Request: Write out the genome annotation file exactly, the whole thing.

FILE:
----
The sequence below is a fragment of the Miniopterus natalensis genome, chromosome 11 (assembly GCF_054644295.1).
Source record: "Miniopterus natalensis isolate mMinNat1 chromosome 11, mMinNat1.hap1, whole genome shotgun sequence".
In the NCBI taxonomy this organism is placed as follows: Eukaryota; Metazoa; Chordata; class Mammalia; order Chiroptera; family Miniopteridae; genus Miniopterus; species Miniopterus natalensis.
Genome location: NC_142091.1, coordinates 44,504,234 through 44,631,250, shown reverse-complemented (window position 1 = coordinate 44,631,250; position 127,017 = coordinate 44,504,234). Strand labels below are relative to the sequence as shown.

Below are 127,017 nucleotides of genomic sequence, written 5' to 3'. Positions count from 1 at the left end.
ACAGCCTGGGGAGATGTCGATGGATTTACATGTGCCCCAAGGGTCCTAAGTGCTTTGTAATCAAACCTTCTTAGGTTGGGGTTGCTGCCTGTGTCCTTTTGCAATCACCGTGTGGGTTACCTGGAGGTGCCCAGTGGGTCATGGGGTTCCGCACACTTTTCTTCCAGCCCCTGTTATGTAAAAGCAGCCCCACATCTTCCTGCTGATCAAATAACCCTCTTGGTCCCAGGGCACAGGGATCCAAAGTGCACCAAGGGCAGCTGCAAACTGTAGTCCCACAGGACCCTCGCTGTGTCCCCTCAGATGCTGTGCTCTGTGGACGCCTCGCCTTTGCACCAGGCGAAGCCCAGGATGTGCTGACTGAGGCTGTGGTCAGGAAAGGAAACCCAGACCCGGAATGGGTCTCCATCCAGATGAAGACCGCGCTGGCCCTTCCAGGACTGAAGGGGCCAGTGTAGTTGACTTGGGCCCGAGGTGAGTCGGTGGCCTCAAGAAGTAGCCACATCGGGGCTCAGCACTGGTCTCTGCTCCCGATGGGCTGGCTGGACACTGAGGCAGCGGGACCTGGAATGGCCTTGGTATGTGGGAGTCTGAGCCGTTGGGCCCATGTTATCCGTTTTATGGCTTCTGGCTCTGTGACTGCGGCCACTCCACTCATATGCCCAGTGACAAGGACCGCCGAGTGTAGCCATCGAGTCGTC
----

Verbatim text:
The sequence below is a fragment of the Miniopterus natalensis genome, chromosome 11 (assembly GCF_054644295.1).
Source record: "Miniopterus natalensis isolate mMinNat1 chromosome 11, mMinNat1.hap1, whole genome shotgun sequence".
In the NCBI taxonomy this organism is placed as follows: Eukaryota; Metazoa; Chordata; class Mammalia; order Chiroptera; family Miniopteridae; genus Miniopterus; species Miniopterus natalensis.
Genome location: NC_142091.1, coordinates 44,504,234 through 44,631,250, shown reverse-complemented (window position 1 = coordinate 44,631,250; position 127,017 = coordinate 44,504,234). Strand labels below are relative to the sequence as shown.

Below are 127,017 nucleotides of genomic sequence, written 5' to 3'. Positions count from 1 at the left end.
ACAGCCTGGGGAGATGTCGATGGATTTACATGTGCCCCAAGGGTCCTAAGTGCTTTGTAATCAAACCTTCTTAGGTTGGGGTTGCTGCCTGTGTCCTTTTGCAATCACCGTGTGGGTTACCTGGAGGTGCCCAGTGGGTCATGGGGTTCCGCACACTTTTCTTCCAGCCCCTGTTATGTAAAAGCAGCCCCACATCTTCCTGCTGATCAAATAACCCTCTTGGTCCCAGGGCACAGGGATCCAAAGTGCACCAAGGGCAGCTGCAAACTGTAGTCCCACAGGACCCTCGCTGTGTCCCCTCAGATGCTGTGCTCTGTGGACGCCTCGCCTTTGCACCAGGCGAAGCCCAGGATGTGCTGACTGAGGCTGTGGTCAGGAAAGGAAACCCAGACCCGGAATGGGTCTCCATCCAGATGAAGACCGCGCTGGCCCTTCCAGGACTGAAGGGGCCAGTGTAGTTGACTTGGGCCCGAGGTGAGTCGGTGGCCTCAAGAAGTAGCCACATCGGGGCTCAGCACTGGTCTCTGCTCCCGATGGGCTGGCTGGACACTGAGGCAGCGGGACCTGGAATGGCCTTGGTATGTGGGAGTCTGAGCCGTTGGGCCCATGTTATCCGTTTTATGGCTTCTGGCTCTGTGACTGCGGCCACTCCACTCATATGCCCAGTGACAAGGACCGCCGAGTGTAGCCATCGAGTCGTC